Thoracic radiographs (X-rays of the chest) can identify heart enlargement and fluid accumulations in the chest. Chest X-rays can also be useful in excluding a number of other diseases.
An electrocardiogram (EKG) is often abnormal in cats with serious heart disease, it can be normal in some cats with heart disease.
Arterial blood pressure measures hypertension (a complicating disease) or low blood pressure.
An echocardiogram (ultrasound examination of the heart) is the diagnostic test required for establishing the diagnosis of VHD and is especially useful when the diagnosis is in doubt. Important examination issues include the severity of valvular changes, the size of the heart, and heart muscle function. This examination often requires referral to a specialist.
Additional diagnostic tests may be recommended on an individual pet basis:
A complete blood count (CBC). This blood test may be needed to identify anemia or other problems such as infection or inflammation.
Serum biochemistry tests. These blood tests are especially important if there is heart failure or complications in other organs.
Thyroid function tests are necessary if there is evidence of hyperthyroidism.
Urinalysis. This urine test may be recommended to better evaluate the kidneys and bladder.
Treatment for chronic valvular heart disease may include one or more of the following:
Treatment of valvular heart disease must be individualized. It is based on the severity of the condition and other factors that must be analyzed by your veterinarian. If your cat has only mild or moderate valvular heart disease without symptoms, no treatment is currently recommended or proven beneficial. In this situation, regular follow-up visits to your veterinarian are important to detect disease progression that might prompt treatment. Once heart failure develops, medications are dispensed to improve the heart function, reduce the regurgitant blood flow, and control fluid retention.
If congestive heart failure does occur, initial hospital treatment may include oxygen, diuretics (furosemide) and possibly vasodilator medication such as nitroglycerine. Hospitalization is mandatory in cases of severe valvular heart disease associated with uncontrolled fluid accumulation in the lung or chest cavity (congestive heart failure), abnormal heart rhythms (arrhythmias), kidney failure or hypotension (low blood pressure).
Chronic home therapy of heart failure caused by mitral regurgitation includes a diuretic (furosemide) to prevent fluid retention, dietary modifications, such as a sodium-restricted diet, and an angiotensin converting enzyme inhibitors such as enalapril (Enacard) or benazepril (Lotensin). The ACE inhibitors reduce the activity of harmful hormones and minimize salt (sodium) retention. Advanced heart failure is also treated with digoxin, a drug that increases heart muscle contraction and helps restore balance in the autonomic nervous system. A cough suppressant may be needed if there is mechanical compression of the bronchus by the left atrium.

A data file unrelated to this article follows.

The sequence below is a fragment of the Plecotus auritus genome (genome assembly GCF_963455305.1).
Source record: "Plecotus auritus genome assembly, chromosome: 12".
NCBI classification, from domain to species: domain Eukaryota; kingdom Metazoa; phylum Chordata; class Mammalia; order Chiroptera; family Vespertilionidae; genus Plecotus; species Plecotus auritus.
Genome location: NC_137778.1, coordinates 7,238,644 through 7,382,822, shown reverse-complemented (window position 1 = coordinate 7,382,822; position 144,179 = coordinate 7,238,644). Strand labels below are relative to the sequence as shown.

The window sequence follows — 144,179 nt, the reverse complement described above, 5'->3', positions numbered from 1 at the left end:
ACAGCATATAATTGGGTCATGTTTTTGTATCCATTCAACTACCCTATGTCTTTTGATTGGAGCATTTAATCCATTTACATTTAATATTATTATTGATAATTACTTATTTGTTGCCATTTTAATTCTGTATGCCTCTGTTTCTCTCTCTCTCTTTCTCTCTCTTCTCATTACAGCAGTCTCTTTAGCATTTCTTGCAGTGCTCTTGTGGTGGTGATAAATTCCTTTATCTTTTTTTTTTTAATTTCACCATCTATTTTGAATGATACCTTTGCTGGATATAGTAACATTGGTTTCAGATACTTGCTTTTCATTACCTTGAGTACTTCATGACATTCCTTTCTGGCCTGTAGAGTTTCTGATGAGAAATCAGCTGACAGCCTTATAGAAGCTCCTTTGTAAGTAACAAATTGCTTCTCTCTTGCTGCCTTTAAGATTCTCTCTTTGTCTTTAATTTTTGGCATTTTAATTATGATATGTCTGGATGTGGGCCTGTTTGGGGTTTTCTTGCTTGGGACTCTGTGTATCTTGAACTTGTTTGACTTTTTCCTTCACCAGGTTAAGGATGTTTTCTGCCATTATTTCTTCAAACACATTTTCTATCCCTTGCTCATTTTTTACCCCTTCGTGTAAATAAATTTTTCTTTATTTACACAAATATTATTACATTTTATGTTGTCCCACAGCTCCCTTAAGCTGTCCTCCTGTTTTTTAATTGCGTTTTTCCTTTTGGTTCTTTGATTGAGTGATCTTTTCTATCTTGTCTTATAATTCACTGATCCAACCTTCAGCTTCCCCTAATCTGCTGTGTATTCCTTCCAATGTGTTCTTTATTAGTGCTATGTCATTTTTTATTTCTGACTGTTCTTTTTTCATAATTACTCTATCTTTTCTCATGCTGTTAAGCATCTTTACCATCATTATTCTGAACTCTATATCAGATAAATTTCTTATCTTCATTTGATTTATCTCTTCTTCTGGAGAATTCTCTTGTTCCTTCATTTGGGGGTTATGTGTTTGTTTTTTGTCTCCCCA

Follow-up Care for Cats with Chronic Valvular Heart Disease
Optimal treatment for your pet requires a combination of home and professional veterinary care. Follow-up can be critical. Administer prescribed medications as directed, and be certain to contact your veterinarian if you are experiencing problems treating your pet. Remember: Inability to medicate is a common reason for treatment failure. Follow-up veterinary care for valvular heart disease often includes the following recommendations:
Observe your cat’s general activity level, appetite and interest. These are quality-of-life issues of importance to you and your cat.
Watch your cat for labored, rapid breathing or coughing.
If possible, learn to take a respiratory (breathing) rate when your cat is resting (ask your veterinarian about this). Schedule regular veterinary visits to monitor the condition.
Chest X-rays may be needed to monitor of your pet’s response to therapy, especially when there is fluid accumulation in the chest cavity.
Blood samples should be checked periodically to monitor the effect of drugs on the kidneys and blood chemistries (such as potassium).
Arterial blood pressure measurements should be done periodically, especially if your cat is receiving diuretics (furosemide) or ACE inhibitors like enalapril or benazepril.
Of course, the precise follow-up depends on the severity of your cat’s disease, response to therapy, your veterinarian’s recommendations, as well as your own views.